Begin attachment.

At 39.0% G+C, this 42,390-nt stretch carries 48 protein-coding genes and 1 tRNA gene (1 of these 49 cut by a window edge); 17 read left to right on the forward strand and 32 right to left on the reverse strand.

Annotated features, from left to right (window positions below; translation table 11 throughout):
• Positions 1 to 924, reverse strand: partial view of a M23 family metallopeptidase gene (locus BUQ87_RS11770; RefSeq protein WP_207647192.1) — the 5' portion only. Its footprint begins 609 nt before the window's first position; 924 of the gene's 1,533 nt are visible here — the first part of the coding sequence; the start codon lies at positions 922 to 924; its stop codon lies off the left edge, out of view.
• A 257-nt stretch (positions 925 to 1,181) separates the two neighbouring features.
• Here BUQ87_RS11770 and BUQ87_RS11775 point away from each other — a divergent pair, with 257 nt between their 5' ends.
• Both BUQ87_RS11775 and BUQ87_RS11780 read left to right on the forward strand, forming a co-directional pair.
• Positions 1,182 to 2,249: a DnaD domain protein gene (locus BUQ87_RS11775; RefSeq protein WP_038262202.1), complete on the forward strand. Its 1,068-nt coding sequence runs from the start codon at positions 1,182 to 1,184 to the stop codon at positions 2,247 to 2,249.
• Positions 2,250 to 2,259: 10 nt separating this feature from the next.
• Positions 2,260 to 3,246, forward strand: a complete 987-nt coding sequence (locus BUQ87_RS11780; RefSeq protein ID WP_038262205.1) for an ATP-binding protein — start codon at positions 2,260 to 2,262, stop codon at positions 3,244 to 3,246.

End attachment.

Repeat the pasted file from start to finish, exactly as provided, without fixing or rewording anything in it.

At 39.0% G+C, this 42,390-nt stretch carries 48 protein-coding genes and 1 tRNA gene (1 of these 49 cut by a window edge); 17 read left to right on the forward strand and 32 right to left on the reverse strand.

Annotated features, from left to right (window positions below; translation table 11 throughout):
• Positions 1 to 924, reverse strand: partial view of a M23 family metallopeptidase gene (locus BUQ87_RS11770; RefSeq protein WP_207647192.1) — the 5' portion only. Its footprint begins 609 nt before the window's first position; 924 of the gene's 1,533 nt are visible here — the first part of the coding sequence; the start codon lies at positions 922 to 924; its stop codon lies off the left edge, out of view.
• A 257-nt stretch (positions 925 to 1,181) separates the two neighbouring features.
• Here BUQ87_RS11770 and BUQ87_RS11775 point away from each other — a divergent pair, with 257 nt between their 5' ends.
• Both BUQ87_RS11775 and BUQ87_RS11780 read left to right on the forward strand, forming a co-directional pair.
• Positions 1,182 to 2,249: a DnaD domain protein gene (locus BUQ87_RS11775; RefSeq protein WP_038262202.1), complete on the forward strand. Its 1,068-nt coding sequence runs from the start codon at positions 1,182 to 1,184 to the stop codon at positions 2,247 to 2,249.
• Positions 2,250 to 2,259: 10 nt separating this feature from the next.
• Positions 2,260 to 3,246, forward strand: a complete 987-nt coding sequence (locus BUQ87_RS11780; RefSeq protein ID WP_038262205.1) for an ATP-binding protein — start codon at positions 2,260 to 2,262, stop codon at positions 3,244 to 3,246.